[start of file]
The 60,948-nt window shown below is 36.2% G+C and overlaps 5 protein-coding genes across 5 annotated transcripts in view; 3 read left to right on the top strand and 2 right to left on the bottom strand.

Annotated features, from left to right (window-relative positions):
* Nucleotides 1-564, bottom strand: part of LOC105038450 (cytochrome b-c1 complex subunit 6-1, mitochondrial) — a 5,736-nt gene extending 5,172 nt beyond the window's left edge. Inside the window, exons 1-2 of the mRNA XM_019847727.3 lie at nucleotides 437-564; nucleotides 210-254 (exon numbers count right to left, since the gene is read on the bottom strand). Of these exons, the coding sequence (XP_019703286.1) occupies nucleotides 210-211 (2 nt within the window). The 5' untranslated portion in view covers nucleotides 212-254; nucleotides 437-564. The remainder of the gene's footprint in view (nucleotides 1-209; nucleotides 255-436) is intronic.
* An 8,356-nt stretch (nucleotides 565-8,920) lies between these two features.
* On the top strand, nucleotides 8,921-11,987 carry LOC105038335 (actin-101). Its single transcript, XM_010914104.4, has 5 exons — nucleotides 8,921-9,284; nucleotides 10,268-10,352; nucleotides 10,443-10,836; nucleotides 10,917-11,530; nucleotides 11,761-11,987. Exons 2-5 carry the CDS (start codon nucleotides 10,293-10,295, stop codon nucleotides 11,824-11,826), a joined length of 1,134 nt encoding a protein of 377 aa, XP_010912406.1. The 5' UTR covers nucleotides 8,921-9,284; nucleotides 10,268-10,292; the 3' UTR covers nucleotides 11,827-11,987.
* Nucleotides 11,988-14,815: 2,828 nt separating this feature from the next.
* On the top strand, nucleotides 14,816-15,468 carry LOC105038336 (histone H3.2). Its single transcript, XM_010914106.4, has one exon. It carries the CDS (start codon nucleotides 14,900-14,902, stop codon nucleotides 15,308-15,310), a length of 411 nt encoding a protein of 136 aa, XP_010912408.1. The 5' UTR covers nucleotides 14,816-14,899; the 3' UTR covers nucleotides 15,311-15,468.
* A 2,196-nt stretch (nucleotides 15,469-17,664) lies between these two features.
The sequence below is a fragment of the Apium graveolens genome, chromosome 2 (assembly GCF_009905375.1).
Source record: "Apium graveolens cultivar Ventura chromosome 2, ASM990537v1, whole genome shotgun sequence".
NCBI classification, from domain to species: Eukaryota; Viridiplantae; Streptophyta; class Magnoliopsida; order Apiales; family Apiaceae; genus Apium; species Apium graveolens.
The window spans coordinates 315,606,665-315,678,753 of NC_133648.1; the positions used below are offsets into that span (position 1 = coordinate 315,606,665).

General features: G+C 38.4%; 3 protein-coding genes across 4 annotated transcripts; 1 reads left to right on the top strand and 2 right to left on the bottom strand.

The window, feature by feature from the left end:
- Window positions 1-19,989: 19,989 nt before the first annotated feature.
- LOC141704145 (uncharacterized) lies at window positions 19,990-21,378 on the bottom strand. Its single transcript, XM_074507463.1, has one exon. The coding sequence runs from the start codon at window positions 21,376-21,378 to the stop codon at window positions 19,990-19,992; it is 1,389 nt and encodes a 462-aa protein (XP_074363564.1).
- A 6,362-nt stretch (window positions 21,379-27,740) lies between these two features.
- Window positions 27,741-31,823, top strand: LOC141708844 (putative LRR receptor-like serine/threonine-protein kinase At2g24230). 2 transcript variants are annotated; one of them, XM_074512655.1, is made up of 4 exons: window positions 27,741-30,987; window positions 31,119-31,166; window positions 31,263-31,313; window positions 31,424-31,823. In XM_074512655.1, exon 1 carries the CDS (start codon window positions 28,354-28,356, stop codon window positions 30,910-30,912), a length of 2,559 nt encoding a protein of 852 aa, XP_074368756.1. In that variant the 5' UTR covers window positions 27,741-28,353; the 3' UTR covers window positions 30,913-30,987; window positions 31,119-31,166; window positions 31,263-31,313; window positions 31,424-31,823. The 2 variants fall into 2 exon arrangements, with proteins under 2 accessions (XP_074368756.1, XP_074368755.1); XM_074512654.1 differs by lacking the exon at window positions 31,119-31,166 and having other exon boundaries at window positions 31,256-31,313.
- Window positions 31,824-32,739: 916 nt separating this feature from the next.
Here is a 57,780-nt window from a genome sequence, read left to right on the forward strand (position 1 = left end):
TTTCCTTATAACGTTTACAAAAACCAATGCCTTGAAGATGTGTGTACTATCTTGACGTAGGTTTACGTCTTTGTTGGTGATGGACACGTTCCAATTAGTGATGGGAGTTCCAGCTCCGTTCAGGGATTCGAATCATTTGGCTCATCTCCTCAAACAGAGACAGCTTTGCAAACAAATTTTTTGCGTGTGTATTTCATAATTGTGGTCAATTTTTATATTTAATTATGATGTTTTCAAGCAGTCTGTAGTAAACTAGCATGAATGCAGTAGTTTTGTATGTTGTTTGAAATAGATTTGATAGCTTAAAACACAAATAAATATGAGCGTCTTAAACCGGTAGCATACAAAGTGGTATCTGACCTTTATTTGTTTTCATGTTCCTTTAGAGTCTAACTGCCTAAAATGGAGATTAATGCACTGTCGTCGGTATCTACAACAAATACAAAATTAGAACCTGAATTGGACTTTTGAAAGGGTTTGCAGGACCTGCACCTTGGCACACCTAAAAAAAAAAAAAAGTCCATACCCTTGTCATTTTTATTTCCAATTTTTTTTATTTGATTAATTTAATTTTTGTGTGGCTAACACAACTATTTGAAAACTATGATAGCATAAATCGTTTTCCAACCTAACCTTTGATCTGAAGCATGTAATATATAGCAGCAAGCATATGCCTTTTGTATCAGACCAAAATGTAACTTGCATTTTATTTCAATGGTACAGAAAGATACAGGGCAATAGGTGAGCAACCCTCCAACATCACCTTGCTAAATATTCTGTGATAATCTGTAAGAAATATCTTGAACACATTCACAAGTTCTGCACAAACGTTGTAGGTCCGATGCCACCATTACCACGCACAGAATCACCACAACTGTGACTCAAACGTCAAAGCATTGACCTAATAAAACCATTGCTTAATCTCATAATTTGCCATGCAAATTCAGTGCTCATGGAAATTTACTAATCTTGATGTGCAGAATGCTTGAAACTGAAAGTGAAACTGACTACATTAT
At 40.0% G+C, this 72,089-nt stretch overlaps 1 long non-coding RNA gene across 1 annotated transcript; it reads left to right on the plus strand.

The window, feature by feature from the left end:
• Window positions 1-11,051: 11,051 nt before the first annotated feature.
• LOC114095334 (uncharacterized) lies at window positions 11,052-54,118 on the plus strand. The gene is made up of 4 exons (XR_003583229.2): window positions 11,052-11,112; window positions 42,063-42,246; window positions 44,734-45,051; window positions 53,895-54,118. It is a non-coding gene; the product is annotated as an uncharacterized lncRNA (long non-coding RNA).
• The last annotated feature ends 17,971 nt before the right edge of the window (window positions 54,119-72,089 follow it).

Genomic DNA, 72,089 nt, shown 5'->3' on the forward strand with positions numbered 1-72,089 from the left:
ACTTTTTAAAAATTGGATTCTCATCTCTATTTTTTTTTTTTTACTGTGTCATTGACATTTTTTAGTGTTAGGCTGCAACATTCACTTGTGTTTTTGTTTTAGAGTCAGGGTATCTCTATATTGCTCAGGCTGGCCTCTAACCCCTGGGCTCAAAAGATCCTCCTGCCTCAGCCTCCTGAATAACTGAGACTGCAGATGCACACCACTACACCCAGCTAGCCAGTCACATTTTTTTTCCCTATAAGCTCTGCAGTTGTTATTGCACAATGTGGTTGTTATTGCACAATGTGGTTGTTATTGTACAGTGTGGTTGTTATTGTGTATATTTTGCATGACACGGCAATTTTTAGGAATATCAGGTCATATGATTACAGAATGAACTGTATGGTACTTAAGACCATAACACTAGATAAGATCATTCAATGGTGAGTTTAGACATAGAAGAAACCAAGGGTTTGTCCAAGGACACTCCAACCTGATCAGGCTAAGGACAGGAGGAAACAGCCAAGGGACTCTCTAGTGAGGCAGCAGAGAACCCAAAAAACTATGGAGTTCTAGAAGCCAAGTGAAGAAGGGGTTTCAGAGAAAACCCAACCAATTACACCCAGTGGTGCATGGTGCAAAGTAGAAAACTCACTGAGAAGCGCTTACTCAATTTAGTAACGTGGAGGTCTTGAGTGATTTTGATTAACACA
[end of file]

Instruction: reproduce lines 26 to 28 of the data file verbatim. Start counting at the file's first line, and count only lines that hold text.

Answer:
• The last annotated feature ends 17,971 nt before the right edge of the window (window positions 54,119-72,089 follow it).

Genomic DNA, 72,089 nt, shown 5'->3' on the forward strand with positions numbered 1-72,089 from the left:
ACTTTTTAAAAATTGGATTCTCATCTCTATTTTTTTTTTTTTACTGTGTCATTGACATTTTTTAGTGTTAGGCTGCAACATTCACTTGTGTTTTTGTTTTAGAGTCAGGGTATCTCTATATTGCTCAGGCTGGCCTCTAACCCCTGGGCTCAAAAGATCCTCCTGCCTCAGCCTCCTGAATAACTGAGACTGCAGATGCACACCACTACACCCAGCTAGCCAGTCACATTTTTTTTCCCTATAAGCTCTGCAGTTGTTATTGCACAATGTGGTTGTTATTGCACAATGTGGTTGTTATTGTACAGTGTGGTTGTTATTGTGTATATTTTGCATGACACGGCAATTTTTAGGAATATCAGGTCATATGATTACAGAATGAACTGTATGGTACTTAAGACCATAACACTAGATAAGATCATTCAATGGTGAGTTTAGACATAGAAGAAACCAAGGGTTTGTCCAAGGACACTCCAACCTGATCAGGCTAAGGACAGGAGGAAACAGCCAAGGGACTCTCTAGTGAGGCAGCAGAGAACCCAAAAAACTATGGAGTTCTAGAAGCCAAGTGAAGAAGGGGTTTCAGAGAAAACCCAACCAATTACACCCAGTGGTGCATGGTGCAAAGTAGAAAACTCACTGAGAAGCGCTTACTCAATTTAGTAACGTGGAGGTCTTGAGTGATTTTGATTAACACA